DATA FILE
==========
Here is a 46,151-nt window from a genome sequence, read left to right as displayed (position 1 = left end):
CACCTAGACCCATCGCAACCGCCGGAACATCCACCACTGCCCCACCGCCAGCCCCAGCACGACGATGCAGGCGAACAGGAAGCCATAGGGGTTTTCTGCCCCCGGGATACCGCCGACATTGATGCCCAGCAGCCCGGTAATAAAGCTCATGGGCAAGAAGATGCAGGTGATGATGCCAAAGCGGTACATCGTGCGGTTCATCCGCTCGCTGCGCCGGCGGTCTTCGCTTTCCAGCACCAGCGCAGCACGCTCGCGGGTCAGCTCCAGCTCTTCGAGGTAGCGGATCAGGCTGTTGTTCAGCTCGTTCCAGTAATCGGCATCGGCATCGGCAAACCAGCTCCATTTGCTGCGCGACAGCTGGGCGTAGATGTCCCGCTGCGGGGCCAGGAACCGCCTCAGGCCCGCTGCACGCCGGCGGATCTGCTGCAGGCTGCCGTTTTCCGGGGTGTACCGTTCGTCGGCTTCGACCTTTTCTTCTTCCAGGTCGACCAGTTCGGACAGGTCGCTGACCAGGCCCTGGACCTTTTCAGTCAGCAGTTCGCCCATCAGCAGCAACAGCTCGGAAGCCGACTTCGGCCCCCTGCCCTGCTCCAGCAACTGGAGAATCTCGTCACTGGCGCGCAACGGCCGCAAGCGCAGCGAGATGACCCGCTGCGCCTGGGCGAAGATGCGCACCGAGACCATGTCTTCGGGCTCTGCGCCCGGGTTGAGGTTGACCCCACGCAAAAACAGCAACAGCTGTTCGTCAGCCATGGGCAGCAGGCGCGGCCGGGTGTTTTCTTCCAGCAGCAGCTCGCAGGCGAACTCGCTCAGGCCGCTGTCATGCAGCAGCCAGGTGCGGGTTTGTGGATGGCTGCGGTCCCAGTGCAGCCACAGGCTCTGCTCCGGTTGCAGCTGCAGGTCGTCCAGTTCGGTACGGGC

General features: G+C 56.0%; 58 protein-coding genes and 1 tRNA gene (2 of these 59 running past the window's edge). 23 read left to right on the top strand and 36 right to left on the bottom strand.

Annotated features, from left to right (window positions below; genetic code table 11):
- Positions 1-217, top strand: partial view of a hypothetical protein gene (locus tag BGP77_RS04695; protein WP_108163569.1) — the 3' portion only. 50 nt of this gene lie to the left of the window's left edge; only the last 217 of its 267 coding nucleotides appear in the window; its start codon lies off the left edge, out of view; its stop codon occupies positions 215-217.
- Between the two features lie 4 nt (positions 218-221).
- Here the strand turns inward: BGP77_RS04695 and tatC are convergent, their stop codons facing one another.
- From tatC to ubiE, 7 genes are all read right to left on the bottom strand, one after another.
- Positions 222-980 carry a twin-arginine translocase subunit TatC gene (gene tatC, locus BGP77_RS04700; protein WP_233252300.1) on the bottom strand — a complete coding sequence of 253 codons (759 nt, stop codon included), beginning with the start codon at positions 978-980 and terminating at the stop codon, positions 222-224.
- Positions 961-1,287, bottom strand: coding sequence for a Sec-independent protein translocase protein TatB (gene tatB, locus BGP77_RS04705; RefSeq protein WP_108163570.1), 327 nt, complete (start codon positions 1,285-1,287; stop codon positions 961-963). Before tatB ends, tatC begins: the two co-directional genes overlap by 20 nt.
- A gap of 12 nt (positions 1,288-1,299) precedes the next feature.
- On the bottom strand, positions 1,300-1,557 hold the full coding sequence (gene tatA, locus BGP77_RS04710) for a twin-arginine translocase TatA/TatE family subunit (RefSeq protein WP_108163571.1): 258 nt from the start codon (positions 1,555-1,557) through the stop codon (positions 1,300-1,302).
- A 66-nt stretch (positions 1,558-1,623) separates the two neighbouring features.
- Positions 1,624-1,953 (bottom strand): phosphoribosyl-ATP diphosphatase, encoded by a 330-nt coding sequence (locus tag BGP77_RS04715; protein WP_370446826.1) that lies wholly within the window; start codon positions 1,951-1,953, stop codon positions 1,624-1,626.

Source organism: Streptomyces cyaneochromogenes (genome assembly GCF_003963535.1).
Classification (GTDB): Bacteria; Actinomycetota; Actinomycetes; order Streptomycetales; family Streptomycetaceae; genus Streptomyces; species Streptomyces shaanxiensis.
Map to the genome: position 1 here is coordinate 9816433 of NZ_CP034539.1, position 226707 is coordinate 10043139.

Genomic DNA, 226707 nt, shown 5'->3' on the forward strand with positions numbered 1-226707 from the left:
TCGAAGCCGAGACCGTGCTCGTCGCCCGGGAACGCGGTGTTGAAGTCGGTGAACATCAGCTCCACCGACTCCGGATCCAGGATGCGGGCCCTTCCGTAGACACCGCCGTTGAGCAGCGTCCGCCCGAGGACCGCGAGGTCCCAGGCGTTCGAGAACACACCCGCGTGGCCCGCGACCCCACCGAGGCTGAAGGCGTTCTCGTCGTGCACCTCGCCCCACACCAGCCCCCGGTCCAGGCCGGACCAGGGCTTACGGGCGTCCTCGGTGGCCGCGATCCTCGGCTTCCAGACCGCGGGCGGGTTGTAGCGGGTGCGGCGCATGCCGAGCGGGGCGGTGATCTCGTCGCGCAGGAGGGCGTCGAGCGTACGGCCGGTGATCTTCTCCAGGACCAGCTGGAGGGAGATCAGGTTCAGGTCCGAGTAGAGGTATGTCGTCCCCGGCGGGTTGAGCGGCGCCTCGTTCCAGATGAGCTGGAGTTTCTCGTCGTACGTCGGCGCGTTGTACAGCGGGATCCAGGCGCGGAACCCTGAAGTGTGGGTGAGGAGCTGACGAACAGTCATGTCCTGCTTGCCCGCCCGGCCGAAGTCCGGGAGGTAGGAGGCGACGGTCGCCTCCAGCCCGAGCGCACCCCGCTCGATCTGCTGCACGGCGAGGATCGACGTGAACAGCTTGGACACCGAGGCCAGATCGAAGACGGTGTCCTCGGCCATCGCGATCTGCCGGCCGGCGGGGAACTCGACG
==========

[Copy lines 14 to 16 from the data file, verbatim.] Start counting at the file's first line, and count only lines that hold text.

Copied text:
- Positions 1,624-1,953 (bottom strand): phosphoribosyl-ATP diphosphatase, encoded by a 330-nt coding sequence (locus tag BGP77_RS04715; protein WP_370446826.1) that lies wholly within the window; start codon positions 1,951-1,953, stop codon positions 1,624-1,626.

Source organism: Streptomyces cyaneochromogenes (genome assembly GCF_003963535.1).
Classification (GTDB): Bacteria; Actinomycetota; Actinomycetes; order Streptomycetales; family Streptomycetaceae; genus Streptomyces; species Streptomyces shaanxiensis.